Jeff Ross: He’s Big in Japan!

The openness (of the desert) is a plus, my ideas can run wild without tripping over curbs.

– Jeff Ross

By Katie Nartonis

For the past 12 years, artist Jeff Ross has been a nomad – traveling around the world with a long stop in Bangkok for 7 years, over a year in Serbia – and for the last year or so, he’s been living here in the high desert. As I write this article, Ross is on a plane flying to Japan for an extended visit to explore the recent renaissance of interest in his early prints simmering there in the land of the rising sun.

Ross spent 20 years in Seattle screen-printing posters for over 500 bands and Sub Pop Records. Always having loved show posters, he produced his own “Sub Pop Live At:” series. While collecting posters in 1977, he remembers seeing a blank spot at the bottom of the promotional posters – “Appearing At” so he lifted the idea and started making gig posters long before it was a fad.

“Starting with making flyers for my old punk rock band Blacklist in the early ‘80’s to the Seattle scene in the late’80’s and early ‘90’s. To the snowboard industry of the middle ‘90’s. And for 20 years wandering through the self-taught art world.”

Fast forward to his time in Bangkok. At a t-shirt EXPO, Ross was shown a book about Nirvana merchandise made in Tokyo. Looking through the book, all of his early Nirvana shirts were in it. The Tokyo connection was made. Ross notes that working with those clients, “I have made inroads to Japan. This month I will journey back to see everyone again.”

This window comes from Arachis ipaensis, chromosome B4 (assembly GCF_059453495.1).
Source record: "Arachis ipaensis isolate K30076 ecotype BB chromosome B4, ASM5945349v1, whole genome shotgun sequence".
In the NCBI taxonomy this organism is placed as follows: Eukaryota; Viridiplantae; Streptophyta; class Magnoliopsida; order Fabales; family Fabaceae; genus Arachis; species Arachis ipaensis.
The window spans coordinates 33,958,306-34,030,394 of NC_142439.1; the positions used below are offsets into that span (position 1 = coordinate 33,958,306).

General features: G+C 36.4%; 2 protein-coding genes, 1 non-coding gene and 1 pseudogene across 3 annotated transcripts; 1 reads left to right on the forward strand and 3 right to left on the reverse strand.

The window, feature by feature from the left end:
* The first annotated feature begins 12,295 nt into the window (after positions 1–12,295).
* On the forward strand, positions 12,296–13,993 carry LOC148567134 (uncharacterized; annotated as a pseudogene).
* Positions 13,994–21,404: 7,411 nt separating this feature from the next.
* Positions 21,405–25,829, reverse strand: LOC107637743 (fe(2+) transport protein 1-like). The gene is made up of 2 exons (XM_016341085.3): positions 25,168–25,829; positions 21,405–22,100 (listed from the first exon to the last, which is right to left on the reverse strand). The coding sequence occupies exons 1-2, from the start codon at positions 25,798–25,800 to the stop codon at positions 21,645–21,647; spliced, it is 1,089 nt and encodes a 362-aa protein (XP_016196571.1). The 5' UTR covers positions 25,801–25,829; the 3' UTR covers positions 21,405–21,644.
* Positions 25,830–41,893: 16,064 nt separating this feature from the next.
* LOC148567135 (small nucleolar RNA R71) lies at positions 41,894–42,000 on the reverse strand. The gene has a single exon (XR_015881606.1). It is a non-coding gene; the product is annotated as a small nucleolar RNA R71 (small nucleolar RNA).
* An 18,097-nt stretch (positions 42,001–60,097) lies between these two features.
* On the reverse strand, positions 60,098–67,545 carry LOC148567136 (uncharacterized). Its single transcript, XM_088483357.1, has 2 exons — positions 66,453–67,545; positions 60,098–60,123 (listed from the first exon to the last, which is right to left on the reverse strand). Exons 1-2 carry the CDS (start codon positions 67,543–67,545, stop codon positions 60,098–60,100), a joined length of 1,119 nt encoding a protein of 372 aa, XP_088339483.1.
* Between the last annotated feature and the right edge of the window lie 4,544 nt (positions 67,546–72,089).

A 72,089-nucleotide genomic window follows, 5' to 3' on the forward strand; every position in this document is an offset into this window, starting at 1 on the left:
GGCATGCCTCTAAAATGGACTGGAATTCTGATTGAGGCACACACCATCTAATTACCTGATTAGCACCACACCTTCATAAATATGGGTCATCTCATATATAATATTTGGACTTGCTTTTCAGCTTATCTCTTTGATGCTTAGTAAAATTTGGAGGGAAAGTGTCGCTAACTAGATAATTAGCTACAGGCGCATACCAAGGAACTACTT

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Ross has been screen printing for over 30 years, and for him the goal has always been perfect registration, clean lines, and complete resolution. He now feels that his goal is working towards the beginning – using imagery that is torn, worn, and incomplete. Virtually printing without the use of any registration techniques and seeing what happens with every pull of the squeegee. Unique moments happening on the canvas and paper, accidents becoming purpose.

Ross describes his art as “reactionary abstraction.” The work happens without planning, studies, or sketching. “How the color and paint moves, my hand moves as a result. ‘Autoscript’ is what I call the mysterious writing/scribbles. Colors balancing with the shapes, and the overall balance in total. The actual motion of creating is what keeps me going forward.” The organic quality of his line reflects the inspired happenstance of the art process.

“I am a creator more than an artist. Everything around me is my inspiration.
Bits, pieces, snippets, sounds, and feel all contribute as triggers, reactions, ideas, and results.”

Ross continues to describe his work as “a product of where I am and what is at hand at the moment. Changing gears is a constant. I continually work on different types, formats and styles at the same time. Traveling around the world, taking the small roads, and seeking something new is the best source for my mind. Standing still or only making one kind of art is not an option. I am basically self-taught. Whatever I decided to learn, I just made my way through it. What you see in my work filtered through my travels, museum visits, art books, experiments, trial, error, and reckless abandon.” Ross has expanded his art process to include wall mural commissions and even colorful works on paper which are currently available at the Joshua Tree Retreat Center gift center.

Katie Nartonis is a writer, curator, art + design specialist and film maker. Her exhibit “Edwin + Lloyd” based on the founding of the Institute of Mentalphysics’ Retreat Center and the Lloyd Wright architectural treasures there is open 10am-5pm March 3, 4 and 5th. Her most recent documentary film “Jack Rogers Hopkins: California Design Maverick” premiered at the Palm Springs Art Museum Annenberg Theater during Palm Springs Modernism Week, 2023.

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